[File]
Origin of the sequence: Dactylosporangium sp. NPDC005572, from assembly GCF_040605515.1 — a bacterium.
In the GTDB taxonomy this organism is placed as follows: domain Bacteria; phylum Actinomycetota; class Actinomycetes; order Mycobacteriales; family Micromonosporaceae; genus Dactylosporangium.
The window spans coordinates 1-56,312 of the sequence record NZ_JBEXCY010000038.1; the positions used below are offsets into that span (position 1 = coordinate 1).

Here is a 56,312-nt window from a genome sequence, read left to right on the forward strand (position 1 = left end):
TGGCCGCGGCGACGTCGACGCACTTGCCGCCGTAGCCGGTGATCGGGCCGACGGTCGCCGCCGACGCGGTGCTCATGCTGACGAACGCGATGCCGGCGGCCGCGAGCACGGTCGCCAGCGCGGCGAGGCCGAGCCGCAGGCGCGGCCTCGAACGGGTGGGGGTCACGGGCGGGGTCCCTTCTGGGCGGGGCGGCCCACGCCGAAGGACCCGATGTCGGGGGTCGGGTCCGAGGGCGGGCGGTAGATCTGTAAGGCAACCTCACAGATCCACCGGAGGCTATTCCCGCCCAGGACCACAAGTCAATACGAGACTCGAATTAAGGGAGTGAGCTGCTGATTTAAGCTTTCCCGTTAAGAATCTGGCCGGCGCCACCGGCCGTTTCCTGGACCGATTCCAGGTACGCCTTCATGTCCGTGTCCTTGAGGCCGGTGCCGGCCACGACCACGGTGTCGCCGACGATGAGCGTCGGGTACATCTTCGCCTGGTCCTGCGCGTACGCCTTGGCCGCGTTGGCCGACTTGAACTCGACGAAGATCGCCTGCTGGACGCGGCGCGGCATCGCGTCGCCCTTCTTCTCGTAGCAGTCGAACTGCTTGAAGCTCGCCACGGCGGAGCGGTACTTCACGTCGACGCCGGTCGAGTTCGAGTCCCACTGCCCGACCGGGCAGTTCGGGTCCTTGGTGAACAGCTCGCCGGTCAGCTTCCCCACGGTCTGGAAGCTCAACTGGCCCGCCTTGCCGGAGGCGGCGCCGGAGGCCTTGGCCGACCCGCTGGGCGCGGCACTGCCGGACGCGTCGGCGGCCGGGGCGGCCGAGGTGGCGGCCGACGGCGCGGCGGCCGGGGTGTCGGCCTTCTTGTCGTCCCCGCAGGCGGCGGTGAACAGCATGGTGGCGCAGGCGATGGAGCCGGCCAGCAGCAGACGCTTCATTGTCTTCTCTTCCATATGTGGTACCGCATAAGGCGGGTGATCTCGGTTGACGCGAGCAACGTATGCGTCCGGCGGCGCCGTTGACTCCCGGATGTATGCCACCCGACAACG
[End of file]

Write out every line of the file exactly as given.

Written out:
Origin of the sequence: Dactylosporangium sp. NPDC005572, from assembly GCF_040605515.1 — a bacterium.
In the GTDB taxonomy this organism is placed as follows: domain Bacteria; phylum Actinomycetota; class Actinomycetes; order Mycobacteriales; family Micromonosporaceae; genus Dactylosporangium.
The window spans coordinates 1-56,312 of the sequence record NZ_JBEXCY010000038.1; the positions used below are offsets into that span (position 1 = coordinate 1).

Here is a 56,312-nt window from a genome sequence, read left to right on the forward strand (position 1 = left end):
TGGCCGCGGCGACGTCGACGCACTTGCCGCCGTAGCCGGTGATCGGGCCGACGGTCGCCGCCGACGCGGTGCTCATGCTGACGAACGCGATGCCGGCGGCCGCGAGCACGGTCGCCAGCGCGGCGAGGCCGAGCCGCAGGCGCGGCCTCGAACGGGTGGGGGTCACGGGCGGGGTCCCTTCTGGGCGGGGCGGCCCACGCCGAAGGACCCGATGTCGGGGGTCGGGTCCGAGGGCGGGCGGTAGATCTGTAAGGCAACCTCACAGATCCACCGGAGGCTATTCCCGCCCAGGACCACAAGTCAATACGAGACTCGAATTAAGGGAGTGAGCTGCTGATTTAAGCTTTCCCGTTAAGAATCTGGCCGGCGCCACCGGCCGTTTCCTGGACCGATTCCAGGTACGCCTTCATGTCCGTGTCCTTGAGGCCGGTGCCGGCCACGACCACGGTGTCGCCGACGATGAGCGTCGGGTACATCTTCGCCTGGTCCTGCGCGTACGCCTTGGCCGCGTTGGCCGACTTGAACTCGACGAAGATCGCCTGCTGGACGCGGCGCGGCATCGCGTCGCCCTTCTTCTCGTAGCAGTCGAACTGCTTGAAGCTCGCCACGGCGGAGCGGTACTTCACGTCGACGCCGGTCGAGTTCGAGTCCCACTGCCCGACCGGGCAGTTCGGGTCCTTGGTGAACAGCTCGCCGGTCAGCTTCCCCACGGTCTGGAAGCTCAACTGGCCCGCCTTGCCGGAGGCGGCGCCGGAGGCCTTGGCCGACCCGCTGGGCGCGGCACTGCCGGACGCGTCGGCGGCCGGGGCGGCCGAGGTGGCGGCCGACGGCGCGGCGGCCGGGGTGTCGGCCTTCTTGTCGTCCCCGCAGGCGGCGGTGAACAGCATGGTGGCGCAGGCGATGGAGCCGGCCAGCAGCAGACGCTTCATTGTCTTCTCTTCCATATGTGGTACCGCATAAGGCGGGTGATCTCGGTTGACGCGAGCAACGTATGCGTCCGGCGGCGCCGTTGACTCCCGGATGTATGCCACCCGACAACG